We're more than halfway through summer vacation so it's time to start thinking about the upcoming school year. Divorce decrees and custody orders provide that parents are to share expenses for "educational expenses" and "extracurricular activities" but oftentimes the provision doesn't really explain what expenses are included or whether the parents have to agree before one parent pays the expense and sends the other parent the bill. Therefore, it's best to seek clarification and do the best that you can to facilitate communication about these expenses and to foster the coparent relationship.
Educational expenses. Typically, this includes private school tuition, registration fees, books, etc. It does not usually include daycare expenses, after-school programs, school clothes, etc. Private school is a major decision that should be discussed at length before the custodial parent enrolls the child in a private school and expects the non-custodial parent to pick up half the tab. The Court will not consider that a reasonable expectation. So, if you're considering going from public to private, be sure to talk with the other parent to see if it is financially viable for him or her. If not, then you may have to go it alone.
Extracurricular activities. This is frequently a major source of contention between parents not only because of associated costs but also because of the time demands. A child's schedule is demanding especially if they are active in sports, school, and interests. Parents become upset when they are not involved in the decision making process about which activities the child should participate in and the schedule involved. For example, if a non-custodial parent only gets to see the child on Thursday evening and every other weekend, that parent is going to be very "protective" of his or her time with the child and often wants to have that one-on-one time with the child without having to be a spectator at the child's game. Consequently, this becomes a source of tension. Therefore, it is crucial that the custodial parent work together with the non-custodial parent and not schedule things that coincide with that parent's time unless he or she agrees.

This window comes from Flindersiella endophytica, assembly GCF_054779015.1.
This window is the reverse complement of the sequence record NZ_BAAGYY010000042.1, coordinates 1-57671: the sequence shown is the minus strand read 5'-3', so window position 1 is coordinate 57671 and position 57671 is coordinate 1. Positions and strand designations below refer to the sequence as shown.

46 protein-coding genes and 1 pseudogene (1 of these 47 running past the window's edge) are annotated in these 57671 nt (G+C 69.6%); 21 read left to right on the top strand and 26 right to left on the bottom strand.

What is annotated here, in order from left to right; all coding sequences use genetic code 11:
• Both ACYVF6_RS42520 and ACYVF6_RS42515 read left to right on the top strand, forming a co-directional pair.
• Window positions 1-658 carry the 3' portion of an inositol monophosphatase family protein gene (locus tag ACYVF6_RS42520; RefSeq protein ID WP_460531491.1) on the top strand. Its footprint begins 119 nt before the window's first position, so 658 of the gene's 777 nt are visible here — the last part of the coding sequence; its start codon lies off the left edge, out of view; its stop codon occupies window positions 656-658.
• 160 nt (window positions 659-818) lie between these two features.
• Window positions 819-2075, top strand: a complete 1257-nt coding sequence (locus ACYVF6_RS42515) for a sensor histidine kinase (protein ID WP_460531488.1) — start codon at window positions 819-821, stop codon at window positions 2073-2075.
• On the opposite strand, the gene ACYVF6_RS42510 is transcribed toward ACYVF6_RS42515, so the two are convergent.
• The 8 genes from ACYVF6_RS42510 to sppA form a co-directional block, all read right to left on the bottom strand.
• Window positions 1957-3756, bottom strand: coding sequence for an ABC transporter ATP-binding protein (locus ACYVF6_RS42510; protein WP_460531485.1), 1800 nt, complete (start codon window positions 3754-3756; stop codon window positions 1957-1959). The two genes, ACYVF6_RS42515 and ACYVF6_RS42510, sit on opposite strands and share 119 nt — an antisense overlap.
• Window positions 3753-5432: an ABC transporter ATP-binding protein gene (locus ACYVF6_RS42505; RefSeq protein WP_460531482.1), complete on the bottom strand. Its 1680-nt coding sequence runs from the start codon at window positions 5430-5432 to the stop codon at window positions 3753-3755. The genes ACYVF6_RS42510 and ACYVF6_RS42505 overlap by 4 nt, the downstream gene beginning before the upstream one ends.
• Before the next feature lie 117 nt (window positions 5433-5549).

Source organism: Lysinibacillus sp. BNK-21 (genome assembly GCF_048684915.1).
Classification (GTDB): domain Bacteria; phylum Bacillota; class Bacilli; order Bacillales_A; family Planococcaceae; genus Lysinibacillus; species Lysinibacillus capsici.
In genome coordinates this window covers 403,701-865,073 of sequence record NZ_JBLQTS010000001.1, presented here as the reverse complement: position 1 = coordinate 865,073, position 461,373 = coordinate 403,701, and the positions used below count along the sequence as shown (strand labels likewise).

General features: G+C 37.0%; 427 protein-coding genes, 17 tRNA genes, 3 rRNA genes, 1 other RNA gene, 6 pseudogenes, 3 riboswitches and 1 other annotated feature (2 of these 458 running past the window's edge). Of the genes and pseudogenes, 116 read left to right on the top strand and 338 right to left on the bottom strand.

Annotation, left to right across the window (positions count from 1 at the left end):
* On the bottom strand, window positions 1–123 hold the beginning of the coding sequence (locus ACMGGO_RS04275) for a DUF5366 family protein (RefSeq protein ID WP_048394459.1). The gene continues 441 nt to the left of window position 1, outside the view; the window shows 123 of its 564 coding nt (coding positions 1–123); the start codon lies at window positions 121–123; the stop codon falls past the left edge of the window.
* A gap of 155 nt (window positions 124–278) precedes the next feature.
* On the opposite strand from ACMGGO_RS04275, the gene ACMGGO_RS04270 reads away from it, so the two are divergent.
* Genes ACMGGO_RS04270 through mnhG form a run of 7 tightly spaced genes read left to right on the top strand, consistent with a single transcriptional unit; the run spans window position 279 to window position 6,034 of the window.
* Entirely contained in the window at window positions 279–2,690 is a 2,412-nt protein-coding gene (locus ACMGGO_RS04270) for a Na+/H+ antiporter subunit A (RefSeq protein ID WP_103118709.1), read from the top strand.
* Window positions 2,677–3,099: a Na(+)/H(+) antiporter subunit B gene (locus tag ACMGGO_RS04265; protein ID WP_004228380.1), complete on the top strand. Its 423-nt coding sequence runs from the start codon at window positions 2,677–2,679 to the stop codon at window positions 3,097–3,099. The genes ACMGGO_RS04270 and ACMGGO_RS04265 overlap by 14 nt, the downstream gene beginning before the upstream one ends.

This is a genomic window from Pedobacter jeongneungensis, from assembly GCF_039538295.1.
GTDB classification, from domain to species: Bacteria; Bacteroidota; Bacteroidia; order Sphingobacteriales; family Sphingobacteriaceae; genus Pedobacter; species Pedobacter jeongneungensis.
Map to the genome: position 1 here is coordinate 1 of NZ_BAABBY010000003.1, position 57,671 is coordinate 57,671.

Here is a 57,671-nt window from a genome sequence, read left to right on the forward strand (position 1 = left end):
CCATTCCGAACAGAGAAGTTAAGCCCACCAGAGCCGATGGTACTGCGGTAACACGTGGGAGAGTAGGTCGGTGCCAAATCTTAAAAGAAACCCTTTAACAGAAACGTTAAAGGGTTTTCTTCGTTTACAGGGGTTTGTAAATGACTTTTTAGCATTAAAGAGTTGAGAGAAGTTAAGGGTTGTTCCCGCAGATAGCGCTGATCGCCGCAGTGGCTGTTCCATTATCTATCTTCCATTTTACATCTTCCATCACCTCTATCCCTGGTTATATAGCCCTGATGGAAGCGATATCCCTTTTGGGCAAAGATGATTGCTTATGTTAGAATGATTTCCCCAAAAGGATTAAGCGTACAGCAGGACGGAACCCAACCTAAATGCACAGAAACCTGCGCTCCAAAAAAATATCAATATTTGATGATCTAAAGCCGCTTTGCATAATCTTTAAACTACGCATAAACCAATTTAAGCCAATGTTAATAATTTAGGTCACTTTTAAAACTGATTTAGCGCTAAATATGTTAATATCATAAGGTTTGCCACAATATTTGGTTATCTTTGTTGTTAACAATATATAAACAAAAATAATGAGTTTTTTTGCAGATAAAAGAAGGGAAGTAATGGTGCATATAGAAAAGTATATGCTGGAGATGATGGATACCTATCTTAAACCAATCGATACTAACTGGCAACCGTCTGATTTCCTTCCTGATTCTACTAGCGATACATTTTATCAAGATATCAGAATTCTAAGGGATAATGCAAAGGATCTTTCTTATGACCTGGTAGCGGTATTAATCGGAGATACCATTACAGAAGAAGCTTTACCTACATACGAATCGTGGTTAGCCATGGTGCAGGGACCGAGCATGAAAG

Communicate. Do what's in your child's best interest while also taking into consideration the other parent's finances and schedule. If you feel you cannot communicate with the other parent, then seek outside assistance such as a parenting coordinator who is much cheaper than an attorney (or therapist) and who will help you and the other parent learn how resolve disputes without contention or running to the court.
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